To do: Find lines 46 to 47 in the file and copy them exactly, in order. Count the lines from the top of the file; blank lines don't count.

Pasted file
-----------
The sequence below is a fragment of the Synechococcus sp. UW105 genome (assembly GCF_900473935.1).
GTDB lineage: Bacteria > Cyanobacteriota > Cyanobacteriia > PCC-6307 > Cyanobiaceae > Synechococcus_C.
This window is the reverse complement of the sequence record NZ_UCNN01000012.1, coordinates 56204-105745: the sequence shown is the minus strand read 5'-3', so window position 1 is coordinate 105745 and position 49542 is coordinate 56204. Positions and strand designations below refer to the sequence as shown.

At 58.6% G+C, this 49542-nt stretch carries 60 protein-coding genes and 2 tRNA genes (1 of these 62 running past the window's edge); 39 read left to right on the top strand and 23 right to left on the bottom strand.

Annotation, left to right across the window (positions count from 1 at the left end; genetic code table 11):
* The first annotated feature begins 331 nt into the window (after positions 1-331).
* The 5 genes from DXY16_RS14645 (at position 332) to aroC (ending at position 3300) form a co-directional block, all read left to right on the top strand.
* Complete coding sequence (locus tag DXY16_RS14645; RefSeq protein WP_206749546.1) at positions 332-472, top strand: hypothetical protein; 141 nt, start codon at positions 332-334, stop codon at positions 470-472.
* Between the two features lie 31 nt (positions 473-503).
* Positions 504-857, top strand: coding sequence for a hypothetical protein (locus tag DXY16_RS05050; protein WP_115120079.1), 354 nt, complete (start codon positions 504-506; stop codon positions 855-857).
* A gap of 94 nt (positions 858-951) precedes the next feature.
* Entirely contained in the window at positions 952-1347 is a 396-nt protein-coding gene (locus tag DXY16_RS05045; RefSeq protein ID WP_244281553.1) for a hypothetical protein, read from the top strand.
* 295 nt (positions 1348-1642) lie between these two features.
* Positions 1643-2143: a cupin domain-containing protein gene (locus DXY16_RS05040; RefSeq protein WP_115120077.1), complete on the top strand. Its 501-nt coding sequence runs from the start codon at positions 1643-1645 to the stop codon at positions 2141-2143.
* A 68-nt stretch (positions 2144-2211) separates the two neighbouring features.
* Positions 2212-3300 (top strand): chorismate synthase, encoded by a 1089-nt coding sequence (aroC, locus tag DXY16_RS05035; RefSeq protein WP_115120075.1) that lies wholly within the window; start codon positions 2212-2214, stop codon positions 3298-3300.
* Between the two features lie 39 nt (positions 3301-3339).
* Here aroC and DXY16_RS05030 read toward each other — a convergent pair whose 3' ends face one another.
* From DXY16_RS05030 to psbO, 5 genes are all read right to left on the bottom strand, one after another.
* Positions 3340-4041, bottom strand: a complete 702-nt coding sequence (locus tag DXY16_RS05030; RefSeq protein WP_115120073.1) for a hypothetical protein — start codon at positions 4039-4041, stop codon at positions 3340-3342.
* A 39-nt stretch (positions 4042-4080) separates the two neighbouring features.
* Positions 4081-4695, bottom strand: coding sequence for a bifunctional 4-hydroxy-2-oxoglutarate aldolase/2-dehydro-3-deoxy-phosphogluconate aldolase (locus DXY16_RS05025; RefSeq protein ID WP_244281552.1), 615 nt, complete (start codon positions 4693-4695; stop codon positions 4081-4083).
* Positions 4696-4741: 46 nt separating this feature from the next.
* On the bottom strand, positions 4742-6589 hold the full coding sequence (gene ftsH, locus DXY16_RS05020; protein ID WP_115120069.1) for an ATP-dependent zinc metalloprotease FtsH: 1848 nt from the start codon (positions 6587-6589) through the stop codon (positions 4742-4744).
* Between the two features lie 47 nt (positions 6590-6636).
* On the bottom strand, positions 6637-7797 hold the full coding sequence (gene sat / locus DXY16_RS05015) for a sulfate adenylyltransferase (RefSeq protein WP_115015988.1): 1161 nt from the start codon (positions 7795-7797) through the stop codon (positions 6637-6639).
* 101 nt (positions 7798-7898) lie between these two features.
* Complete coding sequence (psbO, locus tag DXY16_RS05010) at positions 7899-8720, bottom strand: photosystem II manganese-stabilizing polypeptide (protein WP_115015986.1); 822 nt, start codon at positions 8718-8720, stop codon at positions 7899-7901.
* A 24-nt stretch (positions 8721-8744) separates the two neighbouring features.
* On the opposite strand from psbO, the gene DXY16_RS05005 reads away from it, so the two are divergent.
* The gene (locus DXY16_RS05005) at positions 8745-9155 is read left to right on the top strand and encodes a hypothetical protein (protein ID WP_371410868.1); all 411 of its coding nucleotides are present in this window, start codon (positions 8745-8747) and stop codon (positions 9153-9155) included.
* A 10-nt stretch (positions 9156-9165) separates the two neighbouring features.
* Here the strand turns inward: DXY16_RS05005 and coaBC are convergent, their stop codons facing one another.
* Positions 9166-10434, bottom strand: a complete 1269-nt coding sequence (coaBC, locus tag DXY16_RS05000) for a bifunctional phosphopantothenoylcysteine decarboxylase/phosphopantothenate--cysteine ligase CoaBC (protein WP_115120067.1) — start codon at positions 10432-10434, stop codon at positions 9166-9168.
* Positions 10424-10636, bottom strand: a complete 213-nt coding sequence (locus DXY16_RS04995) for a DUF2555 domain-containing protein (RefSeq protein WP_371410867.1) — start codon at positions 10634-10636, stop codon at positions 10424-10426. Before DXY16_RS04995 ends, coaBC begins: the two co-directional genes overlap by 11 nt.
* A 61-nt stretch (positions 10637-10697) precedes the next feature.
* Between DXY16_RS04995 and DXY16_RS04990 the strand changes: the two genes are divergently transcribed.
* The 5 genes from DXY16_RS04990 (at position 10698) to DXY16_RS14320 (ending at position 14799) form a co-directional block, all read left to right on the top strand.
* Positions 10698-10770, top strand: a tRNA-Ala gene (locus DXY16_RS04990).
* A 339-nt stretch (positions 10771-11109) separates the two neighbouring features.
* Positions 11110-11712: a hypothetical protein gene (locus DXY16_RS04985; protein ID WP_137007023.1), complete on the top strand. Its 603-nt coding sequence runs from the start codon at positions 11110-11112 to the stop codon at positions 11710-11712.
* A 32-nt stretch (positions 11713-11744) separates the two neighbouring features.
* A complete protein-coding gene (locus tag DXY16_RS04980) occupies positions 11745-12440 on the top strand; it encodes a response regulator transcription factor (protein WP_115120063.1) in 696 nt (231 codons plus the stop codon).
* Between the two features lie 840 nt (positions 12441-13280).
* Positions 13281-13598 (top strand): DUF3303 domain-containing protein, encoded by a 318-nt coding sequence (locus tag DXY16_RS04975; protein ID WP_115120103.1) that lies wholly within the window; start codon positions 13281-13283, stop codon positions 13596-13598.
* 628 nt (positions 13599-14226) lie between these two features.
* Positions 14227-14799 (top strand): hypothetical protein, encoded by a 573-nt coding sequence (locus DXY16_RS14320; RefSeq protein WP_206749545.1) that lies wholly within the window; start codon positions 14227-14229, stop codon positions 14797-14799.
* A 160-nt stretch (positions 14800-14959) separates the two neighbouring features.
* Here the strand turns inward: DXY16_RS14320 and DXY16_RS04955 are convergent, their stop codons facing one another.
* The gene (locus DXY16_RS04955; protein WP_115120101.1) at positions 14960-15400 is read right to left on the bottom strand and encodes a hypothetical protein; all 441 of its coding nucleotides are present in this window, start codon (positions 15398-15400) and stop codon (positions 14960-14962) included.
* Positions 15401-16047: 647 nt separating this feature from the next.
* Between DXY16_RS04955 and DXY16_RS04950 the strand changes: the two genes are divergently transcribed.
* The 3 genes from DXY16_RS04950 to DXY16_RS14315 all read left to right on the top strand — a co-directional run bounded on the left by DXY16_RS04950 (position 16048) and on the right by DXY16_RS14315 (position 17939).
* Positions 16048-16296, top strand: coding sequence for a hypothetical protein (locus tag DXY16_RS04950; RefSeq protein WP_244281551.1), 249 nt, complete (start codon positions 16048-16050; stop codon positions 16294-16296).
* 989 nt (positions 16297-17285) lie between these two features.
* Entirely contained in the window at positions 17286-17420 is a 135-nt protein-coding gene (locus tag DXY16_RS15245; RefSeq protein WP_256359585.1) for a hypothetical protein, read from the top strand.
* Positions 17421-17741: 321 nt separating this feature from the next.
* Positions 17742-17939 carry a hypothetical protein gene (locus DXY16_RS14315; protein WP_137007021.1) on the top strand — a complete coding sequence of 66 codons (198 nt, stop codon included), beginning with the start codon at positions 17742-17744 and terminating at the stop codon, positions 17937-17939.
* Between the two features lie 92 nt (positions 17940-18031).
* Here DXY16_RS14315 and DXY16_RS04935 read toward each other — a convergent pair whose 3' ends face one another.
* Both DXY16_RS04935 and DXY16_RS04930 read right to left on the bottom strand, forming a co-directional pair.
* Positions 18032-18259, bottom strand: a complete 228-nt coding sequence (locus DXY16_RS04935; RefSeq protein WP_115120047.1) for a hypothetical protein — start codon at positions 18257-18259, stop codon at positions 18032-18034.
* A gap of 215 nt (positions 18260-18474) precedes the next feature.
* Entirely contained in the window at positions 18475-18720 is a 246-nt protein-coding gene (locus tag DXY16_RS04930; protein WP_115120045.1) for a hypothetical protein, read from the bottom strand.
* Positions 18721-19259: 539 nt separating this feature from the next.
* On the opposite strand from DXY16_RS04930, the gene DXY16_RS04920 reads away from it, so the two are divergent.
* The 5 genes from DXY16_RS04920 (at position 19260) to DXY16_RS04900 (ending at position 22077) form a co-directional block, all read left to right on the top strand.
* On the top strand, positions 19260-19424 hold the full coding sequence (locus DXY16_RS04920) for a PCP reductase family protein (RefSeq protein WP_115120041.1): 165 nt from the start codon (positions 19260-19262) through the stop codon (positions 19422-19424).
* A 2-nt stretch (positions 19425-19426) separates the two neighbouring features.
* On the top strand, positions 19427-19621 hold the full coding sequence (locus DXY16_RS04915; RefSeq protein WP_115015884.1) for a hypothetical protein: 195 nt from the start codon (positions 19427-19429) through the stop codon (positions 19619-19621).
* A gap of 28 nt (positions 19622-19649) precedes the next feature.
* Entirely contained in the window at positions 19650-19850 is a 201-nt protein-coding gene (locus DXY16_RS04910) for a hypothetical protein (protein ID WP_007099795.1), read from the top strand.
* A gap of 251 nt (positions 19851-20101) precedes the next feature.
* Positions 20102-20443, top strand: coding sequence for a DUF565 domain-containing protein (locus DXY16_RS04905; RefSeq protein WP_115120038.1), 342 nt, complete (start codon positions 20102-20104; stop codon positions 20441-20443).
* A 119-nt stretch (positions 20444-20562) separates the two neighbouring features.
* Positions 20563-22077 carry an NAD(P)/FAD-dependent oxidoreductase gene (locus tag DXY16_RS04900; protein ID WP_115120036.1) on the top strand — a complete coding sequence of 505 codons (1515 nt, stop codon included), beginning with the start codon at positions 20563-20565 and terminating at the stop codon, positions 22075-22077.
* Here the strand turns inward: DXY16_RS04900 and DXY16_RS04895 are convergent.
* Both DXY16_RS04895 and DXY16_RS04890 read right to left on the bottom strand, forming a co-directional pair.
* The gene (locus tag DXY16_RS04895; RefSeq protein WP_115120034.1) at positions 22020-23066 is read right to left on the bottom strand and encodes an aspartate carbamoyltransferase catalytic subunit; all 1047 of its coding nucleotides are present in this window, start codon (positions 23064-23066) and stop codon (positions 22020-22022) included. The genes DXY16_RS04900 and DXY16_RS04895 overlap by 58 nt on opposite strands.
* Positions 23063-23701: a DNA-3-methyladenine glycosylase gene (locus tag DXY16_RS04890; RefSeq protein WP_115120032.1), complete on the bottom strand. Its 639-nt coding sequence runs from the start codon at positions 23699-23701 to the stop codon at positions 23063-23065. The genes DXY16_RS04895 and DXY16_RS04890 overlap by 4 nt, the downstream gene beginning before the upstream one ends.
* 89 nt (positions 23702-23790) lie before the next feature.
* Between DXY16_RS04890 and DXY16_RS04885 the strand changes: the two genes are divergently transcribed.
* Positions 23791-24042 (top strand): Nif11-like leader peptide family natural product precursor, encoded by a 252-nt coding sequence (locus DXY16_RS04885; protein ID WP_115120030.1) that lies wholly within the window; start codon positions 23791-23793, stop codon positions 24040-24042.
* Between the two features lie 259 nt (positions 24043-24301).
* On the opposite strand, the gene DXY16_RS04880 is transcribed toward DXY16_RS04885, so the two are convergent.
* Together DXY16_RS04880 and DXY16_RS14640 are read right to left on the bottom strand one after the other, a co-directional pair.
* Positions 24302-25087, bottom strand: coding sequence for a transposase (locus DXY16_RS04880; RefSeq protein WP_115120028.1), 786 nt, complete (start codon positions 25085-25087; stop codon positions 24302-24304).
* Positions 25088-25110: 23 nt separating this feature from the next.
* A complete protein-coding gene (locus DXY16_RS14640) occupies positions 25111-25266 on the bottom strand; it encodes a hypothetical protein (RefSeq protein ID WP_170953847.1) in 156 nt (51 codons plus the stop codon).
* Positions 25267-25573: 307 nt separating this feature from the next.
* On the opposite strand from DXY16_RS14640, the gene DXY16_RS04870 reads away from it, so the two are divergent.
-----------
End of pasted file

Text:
* 628 nt (positions 13599-14226) lie between these two features.
* Positions 14227-14799 (top strand): hypothetical protein, encoded by a 573-nt coding sequence (locus DXY16_RS14320; RefSeq protein WP_206749545.1) that lies wholly within the window; start codon positions 14227-14229, stop codon positions 14797-14799.